As DPP he was involved in plenty of controversial cases, including the mooted extradition of Julian Assange to the United States. A few of his actions are worth drawing particular attention to: his determination to prosecute journalists involved in the ‘phone-hacking’ scandal; his development of prosecution guidelines to make it easier for the CPS to prosecute peaceful protesters; and his advocacy of the so-called snooper’s charter, which gave the state access to citizens’ private data. These are the moves of someone with little to no regard for democratic freedoms, from that of the press to those of citizens. For Starmer, people’s liberties are a problem to be managed according to expert-authored rules and procedures.

Starmer’s role at the head of the CPS tells us something else, too. His technocratic legalism was certainly forged during the 1980s and the rise of human-rights law during the 1990s. But it was honed through his immersion in the British state itself. He may talk today of himself as a political outsider, as a late-comer to Westminster. But that’s pure PR. He spent five years working alongside the government, exercising the state’s prosecutorial powers. He is of the state and for the state.

From when he became Labour MP for Holborn and St Pancras in 2015, to his appointment to the shadow cabinet under Jeremy Corbyn, to his rise to the Labour leadership, he has conducted himself as an arch technocrat. As he told one biographer, he entered Westminster to ‘pull levers only politicians could do’, to put himself in a position to ‘make social justice’. He didn’t talk of his constituents, of representing their interests, or any of the other stuff usually associated with parliamentary democracy. For Starmer, it’s all about those who know best manufacturing ‘social justice’. Quite what this means remains unclear. What is certain is that the public will have little say on it.

This technocratic legalism fuelled Starmer’s enthusiasm for expert-driven lockdown rules during the pandemic. It is writ large in Labour’s draft policy platform from 2023, in which he calls for moving ‘decision-making away from Westminster to those with the experience, knowledge and expertise’. And it certainly lies at the root of his support for the European Union, an institution dedicated to insulating decision-making from national electorates. This drove him to try to thwart Brexit at every opportunity, obstructing it in parliament as shadow Brexit secretary and conniving against it through his work with the People’s Vote campaign. He was one of the driving forces behind Labour’s decision to call for a second referendum and campaign for Remain.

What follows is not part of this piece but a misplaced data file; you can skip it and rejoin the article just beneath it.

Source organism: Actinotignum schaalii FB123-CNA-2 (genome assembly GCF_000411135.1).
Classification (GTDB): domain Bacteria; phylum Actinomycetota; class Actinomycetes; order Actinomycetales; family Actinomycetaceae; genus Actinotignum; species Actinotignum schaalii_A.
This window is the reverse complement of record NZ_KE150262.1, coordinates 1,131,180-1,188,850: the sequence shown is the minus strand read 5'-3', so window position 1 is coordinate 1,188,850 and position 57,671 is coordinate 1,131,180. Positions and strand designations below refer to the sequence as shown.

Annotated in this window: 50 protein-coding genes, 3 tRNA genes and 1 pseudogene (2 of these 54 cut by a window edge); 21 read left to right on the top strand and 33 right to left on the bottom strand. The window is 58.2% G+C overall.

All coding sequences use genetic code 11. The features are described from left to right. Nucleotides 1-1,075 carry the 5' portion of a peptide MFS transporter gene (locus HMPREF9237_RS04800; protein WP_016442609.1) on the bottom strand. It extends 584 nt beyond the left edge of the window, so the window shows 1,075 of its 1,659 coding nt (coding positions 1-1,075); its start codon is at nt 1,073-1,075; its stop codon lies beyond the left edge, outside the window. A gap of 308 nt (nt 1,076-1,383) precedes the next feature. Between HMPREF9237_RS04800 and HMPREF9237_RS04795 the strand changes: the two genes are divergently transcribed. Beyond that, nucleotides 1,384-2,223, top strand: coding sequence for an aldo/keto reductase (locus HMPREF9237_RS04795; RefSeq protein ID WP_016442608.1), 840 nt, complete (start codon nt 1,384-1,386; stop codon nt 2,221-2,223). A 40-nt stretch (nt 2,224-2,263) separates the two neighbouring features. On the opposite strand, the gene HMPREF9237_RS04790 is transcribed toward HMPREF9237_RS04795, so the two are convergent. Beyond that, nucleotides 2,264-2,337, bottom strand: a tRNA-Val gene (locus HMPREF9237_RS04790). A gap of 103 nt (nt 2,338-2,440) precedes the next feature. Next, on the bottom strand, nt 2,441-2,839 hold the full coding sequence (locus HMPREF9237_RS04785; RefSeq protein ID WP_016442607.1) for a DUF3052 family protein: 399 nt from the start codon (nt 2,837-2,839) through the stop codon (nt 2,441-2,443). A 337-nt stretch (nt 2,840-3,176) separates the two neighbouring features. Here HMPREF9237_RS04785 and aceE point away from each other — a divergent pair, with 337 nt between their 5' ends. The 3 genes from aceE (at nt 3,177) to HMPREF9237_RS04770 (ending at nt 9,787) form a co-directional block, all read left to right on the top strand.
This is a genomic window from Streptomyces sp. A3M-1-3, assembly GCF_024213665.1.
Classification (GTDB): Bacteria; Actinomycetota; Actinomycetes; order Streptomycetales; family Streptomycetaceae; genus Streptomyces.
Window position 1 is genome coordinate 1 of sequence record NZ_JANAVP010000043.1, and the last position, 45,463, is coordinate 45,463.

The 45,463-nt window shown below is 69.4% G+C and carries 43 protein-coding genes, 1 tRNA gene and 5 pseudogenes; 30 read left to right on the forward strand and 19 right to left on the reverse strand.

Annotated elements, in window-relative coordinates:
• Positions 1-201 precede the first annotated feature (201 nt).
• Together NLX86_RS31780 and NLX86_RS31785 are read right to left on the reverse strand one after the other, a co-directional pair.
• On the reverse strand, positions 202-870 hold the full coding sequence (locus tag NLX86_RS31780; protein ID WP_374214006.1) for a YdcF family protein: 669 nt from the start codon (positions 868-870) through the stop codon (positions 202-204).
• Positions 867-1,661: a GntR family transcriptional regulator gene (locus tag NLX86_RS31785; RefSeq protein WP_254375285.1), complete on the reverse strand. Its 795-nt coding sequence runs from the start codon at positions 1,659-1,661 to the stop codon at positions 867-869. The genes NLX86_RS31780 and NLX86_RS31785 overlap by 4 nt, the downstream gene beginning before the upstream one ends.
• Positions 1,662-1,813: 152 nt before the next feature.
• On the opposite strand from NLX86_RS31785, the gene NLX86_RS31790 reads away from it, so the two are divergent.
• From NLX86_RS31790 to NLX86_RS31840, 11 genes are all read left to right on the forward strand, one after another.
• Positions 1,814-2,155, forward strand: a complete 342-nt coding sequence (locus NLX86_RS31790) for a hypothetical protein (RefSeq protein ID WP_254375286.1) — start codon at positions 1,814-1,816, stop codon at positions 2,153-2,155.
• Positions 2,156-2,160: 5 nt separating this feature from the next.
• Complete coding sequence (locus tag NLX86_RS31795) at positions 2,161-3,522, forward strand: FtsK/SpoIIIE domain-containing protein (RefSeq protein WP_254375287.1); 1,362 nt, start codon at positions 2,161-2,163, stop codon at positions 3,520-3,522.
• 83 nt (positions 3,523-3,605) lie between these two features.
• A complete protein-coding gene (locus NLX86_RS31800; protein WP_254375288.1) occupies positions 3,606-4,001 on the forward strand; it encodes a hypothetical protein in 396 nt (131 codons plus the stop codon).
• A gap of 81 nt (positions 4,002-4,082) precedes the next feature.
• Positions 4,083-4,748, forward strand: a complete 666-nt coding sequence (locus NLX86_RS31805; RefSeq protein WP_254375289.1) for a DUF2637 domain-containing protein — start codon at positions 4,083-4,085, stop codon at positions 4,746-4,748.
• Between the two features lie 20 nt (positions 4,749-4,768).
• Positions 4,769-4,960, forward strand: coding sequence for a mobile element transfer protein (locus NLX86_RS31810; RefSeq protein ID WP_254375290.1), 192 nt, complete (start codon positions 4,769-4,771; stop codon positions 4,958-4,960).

But perhaps the most telling illustration of Starmer’s outlook arrived at the beginning of last year during an interview on the News Agents podcast. He was asked whether he preferred Westminster or Davos, the home of the World Economic Forum. ‘Davos’, he said, barely pausing. He complained that Westminster is just full of talking and conflict (otherwise known as political argument), whereas Davos, populated by businessmen, politicians and NGOs, is a place where things get done.

This is the real Keir Starmer. A figure forged in the heart of the legal, technocratic establishment. A man far more comfortable among those who wield power at the WEF than among those answerable to voters. To the extent that he stands for anything, he stands, instinctually, for rule by experts, lawyers and state functionaries, unencumbered by democracy. For an unaccountable elite, and against the people.

Tim Black is a spiked columnist.

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Topics Long-reads Politics UK